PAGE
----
The London trio’s debut is wistful and sad. But over a whole album the endless sorrowing gets a bit much
Would you let a daughter of yours out of the house like this? Draped in mourning weeds, pallid and sad? It’s a get-up that’s certainly drawn plenty of welcome attention to 4AD’s latest bearers of the wistful and gothic flame (cut them and they bleed cobwebs) . They’re very much the sort of band to set pained young hearts a-flutter, and for the most part deservedly. Singer/guitarist Elena Tonra has the sort of sobbing, whispering mope of a voice that haunts your soul, and the many subtle colours of grey she and her bandmates paint their debut are something to wonder at. Production comes from Rodaidh McDonald of ‘xx’ fame, and it shares that record’s pillow-talk intimacy – though this pillow is the cold one Ian Curtis sang of, in a record full of love affairs frozen in a million sad, set little ways. Recent single ‘Smother’ opens on a delicate throb and flutter of guitar, Tonra hymning her own brokenness: “I want him, but we’re not right… I’m sorry if I smothered you/Sometimes I wish I’d stayed inside my mother.”
The purity of the unashamed navel-gazing is undoubtedly beautiful, as is the sultry sorrow of ‘Winter’, with the soft licks like dying embers and Tonra whispering, “I needed you to run through my veins like disease”. The only problem is, over a whole album, the endless sorrowing gets a bit much. The tone is pretty uniform, bar the more animated ‘Human’, which wakes you from wistfulness with a skippily folky rhythm guitar and a tremblingly heart-in-mouth drum-rolled chorus. And though the chirrup and mope of ‘Youth’ tugs at your heart, when Tonra asserts “We are the reckless, we are the wild youth” you can’t help but raise an eyebrow. Not even Tim Burton’s life is this spooky all the time, and both musically and lyrically, Daughter ain’t half as clever as they clearly think they are (people get serious and clever mixed up a lot, weirdly).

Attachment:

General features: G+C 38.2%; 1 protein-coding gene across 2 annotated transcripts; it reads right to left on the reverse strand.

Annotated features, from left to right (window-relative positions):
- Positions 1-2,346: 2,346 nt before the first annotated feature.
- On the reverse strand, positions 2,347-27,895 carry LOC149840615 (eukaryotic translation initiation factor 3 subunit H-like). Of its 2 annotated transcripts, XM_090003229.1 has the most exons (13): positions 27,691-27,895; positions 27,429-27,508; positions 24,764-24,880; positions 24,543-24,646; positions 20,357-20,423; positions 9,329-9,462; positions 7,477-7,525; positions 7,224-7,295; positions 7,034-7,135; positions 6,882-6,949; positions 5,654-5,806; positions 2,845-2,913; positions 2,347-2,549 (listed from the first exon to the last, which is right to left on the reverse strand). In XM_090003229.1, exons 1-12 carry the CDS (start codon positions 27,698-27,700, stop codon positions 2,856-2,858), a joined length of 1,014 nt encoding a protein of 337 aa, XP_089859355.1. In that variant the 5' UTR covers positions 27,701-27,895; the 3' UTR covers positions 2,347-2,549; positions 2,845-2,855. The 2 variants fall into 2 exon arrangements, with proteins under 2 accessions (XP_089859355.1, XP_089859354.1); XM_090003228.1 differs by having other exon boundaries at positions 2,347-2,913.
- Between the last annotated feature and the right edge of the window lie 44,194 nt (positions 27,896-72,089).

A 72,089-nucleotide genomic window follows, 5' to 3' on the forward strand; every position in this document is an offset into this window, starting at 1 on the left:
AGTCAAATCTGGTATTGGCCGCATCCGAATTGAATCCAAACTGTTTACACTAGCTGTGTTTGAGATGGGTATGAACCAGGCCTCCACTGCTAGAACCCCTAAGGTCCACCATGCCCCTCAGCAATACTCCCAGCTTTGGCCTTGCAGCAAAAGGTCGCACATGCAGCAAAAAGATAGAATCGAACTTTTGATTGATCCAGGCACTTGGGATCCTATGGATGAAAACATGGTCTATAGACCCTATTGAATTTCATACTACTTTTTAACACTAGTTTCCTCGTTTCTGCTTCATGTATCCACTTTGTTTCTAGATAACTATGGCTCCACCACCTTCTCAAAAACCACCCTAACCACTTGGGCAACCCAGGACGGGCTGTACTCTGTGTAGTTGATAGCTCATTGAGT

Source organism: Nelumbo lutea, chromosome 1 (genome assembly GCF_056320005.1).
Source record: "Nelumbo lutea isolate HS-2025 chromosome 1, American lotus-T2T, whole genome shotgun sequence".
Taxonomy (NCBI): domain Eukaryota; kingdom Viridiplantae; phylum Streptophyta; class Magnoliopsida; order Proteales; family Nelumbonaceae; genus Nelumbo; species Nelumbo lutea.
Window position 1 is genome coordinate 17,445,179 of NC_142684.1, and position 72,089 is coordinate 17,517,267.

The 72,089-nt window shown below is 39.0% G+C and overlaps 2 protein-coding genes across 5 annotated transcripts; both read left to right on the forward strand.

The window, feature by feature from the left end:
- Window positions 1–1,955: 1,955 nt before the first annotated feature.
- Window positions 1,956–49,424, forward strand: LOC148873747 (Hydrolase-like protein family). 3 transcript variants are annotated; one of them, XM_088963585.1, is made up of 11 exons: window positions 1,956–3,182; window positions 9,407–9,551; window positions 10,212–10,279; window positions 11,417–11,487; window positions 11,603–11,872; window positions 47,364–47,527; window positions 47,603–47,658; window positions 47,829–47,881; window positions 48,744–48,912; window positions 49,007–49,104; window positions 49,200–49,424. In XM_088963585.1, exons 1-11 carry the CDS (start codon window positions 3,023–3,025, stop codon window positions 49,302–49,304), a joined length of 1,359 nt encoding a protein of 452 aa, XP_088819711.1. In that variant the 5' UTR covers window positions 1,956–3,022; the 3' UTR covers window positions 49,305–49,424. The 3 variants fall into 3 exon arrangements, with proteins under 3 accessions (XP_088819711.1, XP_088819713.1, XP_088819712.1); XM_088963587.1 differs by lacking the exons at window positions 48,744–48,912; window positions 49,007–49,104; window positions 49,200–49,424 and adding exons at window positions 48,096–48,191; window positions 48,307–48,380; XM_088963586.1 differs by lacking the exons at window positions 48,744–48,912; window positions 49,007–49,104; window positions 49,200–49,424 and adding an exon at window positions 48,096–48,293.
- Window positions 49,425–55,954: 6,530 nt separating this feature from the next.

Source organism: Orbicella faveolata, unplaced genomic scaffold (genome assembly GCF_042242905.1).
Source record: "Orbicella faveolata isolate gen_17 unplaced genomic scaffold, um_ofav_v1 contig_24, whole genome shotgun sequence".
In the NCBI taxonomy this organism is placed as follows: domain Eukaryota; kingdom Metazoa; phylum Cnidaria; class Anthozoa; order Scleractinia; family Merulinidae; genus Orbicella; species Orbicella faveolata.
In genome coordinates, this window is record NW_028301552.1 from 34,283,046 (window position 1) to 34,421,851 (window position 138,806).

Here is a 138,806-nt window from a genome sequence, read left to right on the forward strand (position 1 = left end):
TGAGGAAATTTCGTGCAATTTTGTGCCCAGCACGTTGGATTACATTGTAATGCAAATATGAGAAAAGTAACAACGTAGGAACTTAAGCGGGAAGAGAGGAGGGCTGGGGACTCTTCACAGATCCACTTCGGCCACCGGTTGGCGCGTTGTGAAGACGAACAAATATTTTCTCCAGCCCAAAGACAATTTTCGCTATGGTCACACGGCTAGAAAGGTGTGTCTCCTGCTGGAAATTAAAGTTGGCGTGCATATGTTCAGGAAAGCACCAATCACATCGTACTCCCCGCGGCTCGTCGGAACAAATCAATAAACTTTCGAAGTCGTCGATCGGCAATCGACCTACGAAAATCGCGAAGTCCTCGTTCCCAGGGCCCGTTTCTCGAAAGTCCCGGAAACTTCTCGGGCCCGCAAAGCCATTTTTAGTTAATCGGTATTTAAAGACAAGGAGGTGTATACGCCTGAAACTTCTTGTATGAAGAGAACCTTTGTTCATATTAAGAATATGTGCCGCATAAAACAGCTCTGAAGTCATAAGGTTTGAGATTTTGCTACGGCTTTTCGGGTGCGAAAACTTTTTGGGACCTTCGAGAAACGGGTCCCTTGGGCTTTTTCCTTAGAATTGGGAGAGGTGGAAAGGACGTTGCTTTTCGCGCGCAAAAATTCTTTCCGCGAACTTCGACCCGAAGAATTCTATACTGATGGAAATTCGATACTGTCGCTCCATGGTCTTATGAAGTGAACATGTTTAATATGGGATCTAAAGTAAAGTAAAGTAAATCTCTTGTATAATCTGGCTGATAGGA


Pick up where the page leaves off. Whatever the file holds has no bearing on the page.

Their sonic world is close to that of Esben And The Witch, but their moments of grandiose despair are more tasteful, their flashes of fury less intense, the temptation to shout “oh, man up and have a biscuit” always closer to hand. Also, for all their subtle little details, as NME’s Reviews Editor Tom Howard once memorably put it, there’s an element of Lucy Rose Sings Post-Rock here that could be beefed up into something really affecting. They’re not a very leftfield band, so why not go embrace the mainstream and write some songs that can swim?
Thankfully the spareness of ‘If You Leave’ leaves a lot of room to grow. There’s beauty here in heaps, and by leaning a bit less hard on the heartbreak pedal, turning down the reverb and letting that wild youth out a bit more, they can become a Daughter we’re truly proud to call our own.